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2020 Irish American Presidential Forum set for April

Launching the Irish American Presidential Forum 2020 in Manhattan on Tuesday were co-chairs (l-r) Marty Glennon, John Dearie and Joe Crowley. Photo by Nuala Purcell.


By Ray O’Hanlon

Plans have been announced for an Irish American Presidential Forum in 2020.

Details of the forum, to be held in New York on April 26, were unveiled Tuesday by organizers.

All presidential candidates from both main parties, and President Trump, (a total of 22 individuals) have been invited to attend the forum which will take place at Fordham University School of Law in Manhattan.

Invitations to the candidates went out on Tuesday though one of the Democrats, Senator Kamala Harris, announced that same day that she was dropping out of the presidential race. Governor Steve Bullock, a Montana Democrat, dropped out on Monday.

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The forum organizers are, of course, expecting such changes in the candidate field along the way between now and late April but expect that the larger than usual number will still means a fair few competing for what could well be an especially keenly contested Empire State primary day.

The forum date is two days before that primary and all attending will be asked questions on what organizers are billing as a “Six-Point Irish American Agenda.”

Those organizers, all co-chairmen for the forum, are attorney and former New York State Assemblyman John Dearie - who organized the first presidential forum in 1984 and has been the central organizing figure in all such gatherings since that year – former Democratic congressman Joe Crowley, and Long Island-based attorney and activist, Marty Glennon.

"Forum 2020 represents the singular event in the entire presidential election cycle where our Irish community can benefit by hearing all candidates stating their views on the six agenda topics representing the highest priority issues to our 43 million Irish American Community,” said the co-chairs in a statement.

The six point agenda and accompanying questions cover America's role in the Irish peace process, the appointment of a new U.S. special envoy to the North, immigration, Brexit, the McGuinness Principles, and any future U.S./UK trade agreement.

A panel of six will pose questions to candidates attending. The panel, according to the forum organizers, will be this writer, Debbie McGoldrick of the Irish Voice, radio host Adrian Flannelly, Judge James J. McKay, National President of the Ancient Order of Hibernians, John Samuelsen, International President of the Transport Workers Union, and former Republican congressman from Syracuse, NY, James Walsh.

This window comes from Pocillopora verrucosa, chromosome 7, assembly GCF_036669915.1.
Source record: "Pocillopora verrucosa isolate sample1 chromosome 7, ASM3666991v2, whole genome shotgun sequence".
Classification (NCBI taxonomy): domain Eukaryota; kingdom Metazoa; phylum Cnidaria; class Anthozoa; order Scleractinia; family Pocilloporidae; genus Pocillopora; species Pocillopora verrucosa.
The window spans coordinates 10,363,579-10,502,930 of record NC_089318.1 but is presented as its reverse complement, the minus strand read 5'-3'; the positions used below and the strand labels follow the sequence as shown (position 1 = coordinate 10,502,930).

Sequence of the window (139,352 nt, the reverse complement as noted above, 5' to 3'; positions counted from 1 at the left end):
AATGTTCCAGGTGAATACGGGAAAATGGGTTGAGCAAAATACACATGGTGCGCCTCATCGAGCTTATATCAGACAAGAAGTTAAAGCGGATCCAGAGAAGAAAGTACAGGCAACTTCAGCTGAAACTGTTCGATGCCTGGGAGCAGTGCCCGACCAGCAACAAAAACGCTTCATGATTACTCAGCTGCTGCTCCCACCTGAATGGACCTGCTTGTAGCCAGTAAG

To date, stated the 2020 Forum release, six Irish American Presidential Forums have been held with the original, in 1984, attended by Vice President Walter Mondale in the Bronx.

Added the release: “By far, the 1992 Forum produced the most historically significant development, when then candidate Governor Bill Clinton committed to appointing an American Special Peace Envoy. After his election, President Clinton designated former Senator George Mitchell as the Special Envoy who, after serving as a catalyst for peace over a two-year period, led negotiations in 1998 that culminated in the Good Friday Agreement. Additionally, at the 1992 Forum, candidate Clinton agreed to issue a visa to Gerry Adams, which, in his administration, was later granted, permitting the Sinn Féin leader to travel to the United States.”

Among the candidates who have participated in past forums, in addition to Vice-President Mondale and President Clinton, are Vice President Al Gore, Rev. Jesse Jackson, Senator John McCain, Governor Michael Dukakis, Governor Jerry Brown, and Secretary Hillary Clinton.

Added the co-chairs statement: “Selection of the Forum date, as with past Forums, recognizes the competing candidates’ campaign schedules, so holding it just two days prior to the New York State Primary assumes most all will be geographically in the greater New York area and able to participate.

“The central concept for the Forum focuses on an Irish-American goal of requiring candidates for our nation’s highest office to seriously consider our priority agenda and to thoughtfully formulate positions in response.”

Additionally, the statement continued, the forum advances the premise that America, as a close friend to both Ireland and Great Britain, should serve as an “honest broker” covering the full range of Irish America’s goals.

“We sought to end several candidates’ beliefs that earning Irish constituents’ support was simply secured by slugging a St. Patrick’s green beer, or sporting a shamrock-filled tie, but knowing or doing little about our substantive peace agenda,” John Dearie said in a reference to how Irish America’s broad agenda was all too often treated, or dismissed, in the years before the first forum.

On Tuesday, at the formal launch of the 2020 Forum at his Midtown Manhattan law office. Mr. Dearie said that a 2020 forum was needed (there were no such gatherings in 2016 or 2012) because there were “very key issues” in the forum’s six point agenda and that most of the candidates running for the White House in 2020 had little or no record when it came to these Irish issues.

Joe Crowley said that much has changed since the last presidential election year in 2016, not least with the “upheaval” being caused by Brexit.

Marty Glennon said that if President Trump attended the April forum it would be an opportunity to raise the Malachy McAllister case directly with the president.

Mr. Dearie said that the planned forum’s questions had been included with the invitations to the candidates.